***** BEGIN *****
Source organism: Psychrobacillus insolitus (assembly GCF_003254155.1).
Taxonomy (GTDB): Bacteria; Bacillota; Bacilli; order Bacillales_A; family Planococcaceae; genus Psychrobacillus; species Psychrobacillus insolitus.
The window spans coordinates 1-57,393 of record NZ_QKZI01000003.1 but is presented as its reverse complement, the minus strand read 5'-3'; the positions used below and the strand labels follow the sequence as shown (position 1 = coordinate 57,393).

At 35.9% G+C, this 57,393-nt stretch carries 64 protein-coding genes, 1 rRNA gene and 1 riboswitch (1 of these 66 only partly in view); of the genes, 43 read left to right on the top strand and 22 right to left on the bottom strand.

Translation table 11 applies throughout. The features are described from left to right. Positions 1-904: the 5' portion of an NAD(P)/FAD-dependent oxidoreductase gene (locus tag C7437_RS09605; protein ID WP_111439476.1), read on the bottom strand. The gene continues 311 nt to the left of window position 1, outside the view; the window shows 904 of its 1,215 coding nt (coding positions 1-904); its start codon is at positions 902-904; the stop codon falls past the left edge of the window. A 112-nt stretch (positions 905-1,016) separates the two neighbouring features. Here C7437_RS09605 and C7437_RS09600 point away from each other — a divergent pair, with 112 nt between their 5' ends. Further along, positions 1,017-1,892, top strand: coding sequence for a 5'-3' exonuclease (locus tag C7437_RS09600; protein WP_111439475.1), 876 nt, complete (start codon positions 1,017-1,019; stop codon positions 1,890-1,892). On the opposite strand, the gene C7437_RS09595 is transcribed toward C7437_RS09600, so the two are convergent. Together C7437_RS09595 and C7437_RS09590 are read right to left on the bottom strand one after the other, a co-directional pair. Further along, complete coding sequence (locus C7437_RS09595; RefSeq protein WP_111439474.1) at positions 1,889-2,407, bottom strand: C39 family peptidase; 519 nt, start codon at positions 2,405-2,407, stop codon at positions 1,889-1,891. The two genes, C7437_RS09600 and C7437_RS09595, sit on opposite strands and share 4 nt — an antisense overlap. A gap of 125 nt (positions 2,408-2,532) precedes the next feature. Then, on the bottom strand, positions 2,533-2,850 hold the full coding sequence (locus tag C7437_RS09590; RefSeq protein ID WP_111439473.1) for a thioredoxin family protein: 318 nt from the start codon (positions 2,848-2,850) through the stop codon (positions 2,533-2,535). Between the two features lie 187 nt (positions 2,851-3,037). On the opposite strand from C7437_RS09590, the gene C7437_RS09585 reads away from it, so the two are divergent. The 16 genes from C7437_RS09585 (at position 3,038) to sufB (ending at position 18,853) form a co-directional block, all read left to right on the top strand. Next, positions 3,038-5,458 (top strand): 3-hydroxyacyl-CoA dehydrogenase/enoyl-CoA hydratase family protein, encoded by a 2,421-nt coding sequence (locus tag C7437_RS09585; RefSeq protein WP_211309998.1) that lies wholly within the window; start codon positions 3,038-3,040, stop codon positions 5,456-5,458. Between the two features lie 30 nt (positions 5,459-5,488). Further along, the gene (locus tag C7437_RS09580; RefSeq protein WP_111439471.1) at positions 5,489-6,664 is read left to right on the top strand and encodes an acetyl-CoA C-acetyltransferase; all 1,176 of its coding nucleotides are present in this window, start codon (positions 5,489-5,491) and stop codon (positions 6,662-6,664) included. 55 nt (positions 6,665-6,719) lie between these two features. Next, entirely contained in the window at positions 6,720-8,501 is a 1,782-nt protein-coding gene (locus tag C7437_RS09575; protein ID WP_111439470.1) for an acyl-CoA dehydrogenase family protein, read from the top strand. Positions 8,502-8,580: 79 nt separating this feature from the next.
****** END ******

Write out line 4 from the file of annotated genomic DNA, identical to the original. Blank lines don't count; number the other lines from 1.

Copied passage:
At 35.9% G+C, this 57,393-nt stretch carries 64 protein-coding genes, 1 rRNA gene and 1 riboswitch (1 of these 66 only partly in view); of the genes, 43 read left to right on the top strand and 22 right to left on the bottom strand.